Pyle asks Fowler if he would like to spend the whole evening together, as Phuong will be at the cinema. Fowler tells him that he has an engagement at the Majestic theater and won’t be able to meet before 9:00. Pyle agrees to the original plan and leaves for the Legation, explaining to Fowler that he is afraid of getting caught. Fowler tells Pyle that if he gets held up and cannot make dinner, he should come to his apartment after 10:00.


This section of the novel represents a significant turning point in Fowler’s involvement n the novel’s present time, Fowler obstructs justice by lying to Vigot, whereas on the day of Pyle’s death, Fowler colludes with Mr. Heng and sets the assassination in motion. On many occasions in the novel thus far, Fowler has faced challenges to his self-image as a neutral observer. And yet, every time such a challenge has presented itself, he has convinced himself that he can still escape direct involvement. However, the final conversation Fowler has with Vigot begins to dispel this conviction. When Vigot asserts that criminals tend to confess because they want to see themselves without deception, he draws attention to Fowler’s inability to see himself objectively. Vigot knows that Fowler met with Pyle that day, and he has the evidence to prove it. Although Fowler cannot summon the courage to confess to Vigot, his sense of guilt foreshadows the coming revelation of the instrumental role he played in orchestrating the assassination.

Fowler’s sense of guilt saturates his conversation with Vigot. The most dramatic example comes when Vigot spares the life of a fly, brushing it away instead of slapping it, as Fowler himself would have done. This act reminds Fowler of Dominguez, who also literally would never hurt a fly. Vigot’s casual display of compassion has such a powerful effect on Fowler because it represents a sense of empathy that he himself lacks. Fowler feels this way not simply because he knows he would have swatted the fly e feels this way because, when faced with the choice of whether to spare Pyle’s life, he chose not to. Horrified, and weighing the living fly against the dead Pyle, Fowler retreats momentarily to an empty room to calm himself. Importantly, Fowler’s guilt pertains not only to his involvement with Pyle’s death, but also to his obstruction of Vigot’s investigation. In comparing Vigot to a poet whose poem he has carelessly sabotaged, Fowler recognizes that he has interfered in another man’s work. Like an unfinished poem, Vigot’s investigation remains incomplete.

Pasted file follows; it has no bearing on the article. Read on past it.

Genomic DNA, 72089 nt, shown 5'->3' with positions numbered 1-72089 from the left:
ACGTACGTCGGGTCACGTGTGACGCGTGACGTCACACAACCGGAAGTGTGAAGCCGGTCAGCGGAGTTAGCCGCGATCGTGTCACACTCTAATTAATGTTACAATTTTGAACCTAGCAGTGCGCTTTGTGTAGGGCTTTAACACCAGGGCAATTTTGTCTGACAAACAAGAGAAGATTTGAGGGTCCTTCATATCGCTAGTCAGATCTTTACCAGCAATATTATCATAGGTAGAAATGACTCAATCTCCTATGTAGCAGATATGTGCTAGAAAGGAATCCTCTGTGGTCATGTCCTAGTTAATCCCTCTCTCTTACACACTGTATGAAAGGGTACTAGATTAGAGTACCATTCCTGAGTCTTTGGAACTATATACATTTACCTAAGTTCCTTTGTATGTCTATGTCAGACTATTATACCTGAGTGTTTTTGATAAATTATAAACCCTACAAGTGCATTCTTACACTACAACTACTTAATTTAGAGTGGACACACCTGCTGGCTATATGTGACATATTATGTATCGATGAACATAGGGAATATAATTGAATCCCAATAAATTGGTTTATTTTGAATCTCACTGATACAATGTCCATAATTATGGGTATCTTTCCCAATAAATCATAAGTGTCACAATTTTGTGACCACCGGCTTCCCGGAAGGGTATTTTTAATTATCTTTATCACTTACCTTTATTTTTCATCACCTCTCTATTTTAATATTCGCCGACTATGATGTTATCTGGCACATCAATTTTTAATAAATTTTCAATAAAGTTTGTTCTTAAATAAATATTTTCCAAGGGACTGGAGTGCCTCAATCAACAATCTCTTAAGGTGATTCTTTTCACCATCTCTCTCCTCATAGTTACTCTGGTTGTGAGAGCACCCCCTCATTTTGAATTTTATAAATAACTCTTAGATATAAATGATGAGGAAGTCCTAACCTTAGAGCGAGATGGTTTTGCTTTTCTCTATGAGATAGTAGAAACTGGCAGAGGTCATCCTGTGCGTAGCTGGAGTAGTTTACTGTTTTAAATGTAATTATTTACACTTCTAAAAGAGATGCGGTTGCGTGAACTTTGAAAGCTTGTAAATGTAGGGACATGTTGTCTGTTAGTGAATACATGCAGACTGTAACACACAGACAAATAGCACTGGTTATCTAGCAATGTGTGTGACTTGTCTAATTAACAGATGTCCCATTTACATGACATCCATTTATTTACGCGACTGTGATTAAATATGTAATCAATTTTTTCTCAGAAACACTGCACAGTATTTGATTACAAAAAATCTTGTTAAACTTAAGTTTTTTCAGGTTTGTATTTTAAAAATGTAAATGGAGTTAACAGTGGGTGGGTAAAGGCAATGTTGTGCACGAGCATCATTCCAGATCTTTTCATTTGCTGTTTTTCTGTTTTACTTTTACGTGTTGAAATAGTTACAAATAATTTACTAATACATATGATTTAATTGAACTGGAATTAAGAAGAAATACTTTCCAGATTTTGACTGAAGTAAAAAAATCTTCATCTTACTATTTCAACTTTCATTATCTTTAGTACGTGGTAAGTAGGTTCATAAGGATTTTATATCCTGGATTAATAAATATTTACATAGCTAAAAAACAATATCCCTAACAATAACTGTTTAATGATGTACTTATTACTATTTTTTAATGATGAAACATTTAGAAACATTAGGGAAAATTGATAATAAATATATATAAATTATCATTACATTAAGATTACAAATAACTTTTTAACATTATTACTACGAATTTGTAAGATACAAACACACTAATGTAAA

The verses Fowler chooses to read to Pyle come from Arthur Hugh Clough’s poem, “As I Sat At the Café.” The speaker of this poem delights in his wealth and adopts an arrogant tone, looking down on those of lesser means. Like much of Clough’s work, this poem uses humor to address the poet’s despair about social injustice. The poem’s irony makes it an appropriate choice for Fowler, who makes similar use of humor to cover his cynicism and sadness. In context, Fowler’s quotation is both insulting and ominous. Fowler seems to identify Pyle with the poem’s speaker, who does not take full responsibility for the damage he causes. In saying that he can simply pay forthe damage, the speaker devalues the suffering of the he has hit. Likewise, by claiming to have dealt “severely” with General Thé, Pyle atones for the bombing without taking real responsibility for the individuals injured in the explosion. Both Pyle and the speaker appear morally deficient. At the same time that Fowler uses this poem to reprimand Pyle, the act of reading initiates the plan to kill Pyle, making Fowler’s choice

Pyle’s talkativeness during his final conversation with Fowler provides yet another form of foreshadowing, albeit a very subtle one. For one thing, Pyle is not characteristically chatty. Although this could simply indicate a particularly friendly mood, it might also point to a degree of nervousness. Indeed, even though the conversation between the two men seems unusually civil, Pyle’s civility may in fact be motivated by fear and the need for a friend and ally. Pyle himself suggests this when he confesses to Fowler that he feels . For another thing, Pyle’s uncharacteristic gregariousness serves as a reference to the grim joke invoked by the title of the novel: the only quiet American is a dead American. Despite generally being a person, Pyle’s interventions have made a great deal of noise (i.e., the explosion in the Place Garnier). Thus, Pyle’s sudden chattiness symbolizes something that must be silenced.